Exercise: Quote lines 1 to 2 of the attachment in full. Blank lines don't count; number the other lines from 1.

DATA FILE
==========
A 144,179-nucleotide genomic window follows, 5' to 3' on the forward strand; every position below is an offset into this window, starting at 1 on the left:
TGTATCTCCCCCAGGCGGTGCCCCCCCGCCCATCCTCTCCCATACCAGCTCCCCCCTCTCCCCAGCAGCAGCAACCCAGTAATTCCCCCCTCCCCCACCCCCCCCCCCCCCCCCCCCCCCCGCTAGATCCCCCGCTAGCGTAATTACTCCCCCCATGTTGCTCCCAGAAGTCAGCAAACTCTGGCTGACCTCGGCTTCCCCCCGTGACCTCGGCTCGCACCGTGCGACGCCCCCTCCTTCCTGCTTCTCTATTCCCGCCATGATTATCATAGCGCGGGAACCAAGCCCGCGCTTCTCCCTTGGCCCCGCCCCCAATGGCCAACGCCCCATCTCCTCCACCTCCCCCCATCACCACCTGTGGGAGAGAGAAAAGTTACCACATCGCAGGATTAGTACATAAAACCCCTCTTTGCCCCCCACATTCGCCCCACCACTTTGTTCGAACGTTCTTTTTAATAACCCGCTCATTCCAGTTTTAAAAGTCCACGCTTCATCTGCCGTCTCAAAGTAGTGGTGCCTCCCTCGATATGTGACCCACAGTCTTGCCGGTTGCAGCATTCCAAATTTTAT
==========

A 144,179-nucleotide genomic window follows, 5' to 3' on the forward strand; every position below is an offset into this window, starting at 1 on the left:
TGTATCTCCCCCAGGCGGTGCCCCCCCGCCCATCCTCTCCCATACCAGCTCCCCCCTCTCCCCAGCAGCAGCAACCCAGTAATTCCCCCCTCCCCCACCCCCCCCCCCCCCCCCCCCCCCCGCTAGATCCCCCGCTAGCGTAATTACTCCCCCCATGTTGCTCCCAGAAGTCAGCAAACTCTGGCTGACCTCGGCTTCCCCCCGTGACCTCGGCTCGCACCGTGCGACGCCCCCTCCTTCCTGCTTCTCTATTCCCGCCATGATTATCATAGCGCGGGAACCAAGCCCGCGCTTCTCCCTTGGCCCCGCCCCCAATGGCCAACGCCCCATCTCCTCCACCTCCCCCCATCACCACCTGTGGGAGAGAGAAAAGTTACCACATCGCAGGATTAGTACATAAAACCCCTCTTTGCCCCCCACATTCGCCCCACCACTTTGTTCGAACGTTCTTTTTAATAACCCGCTCATTCCAGTTTTAAAAGTCCACGCTTCATCTGCCGTCTCAAAGTAGTGGTGCCTCCCTCGATATGTGACCCACAGTCTTGCCGGTTGCAGCATTCCAAATTTTAT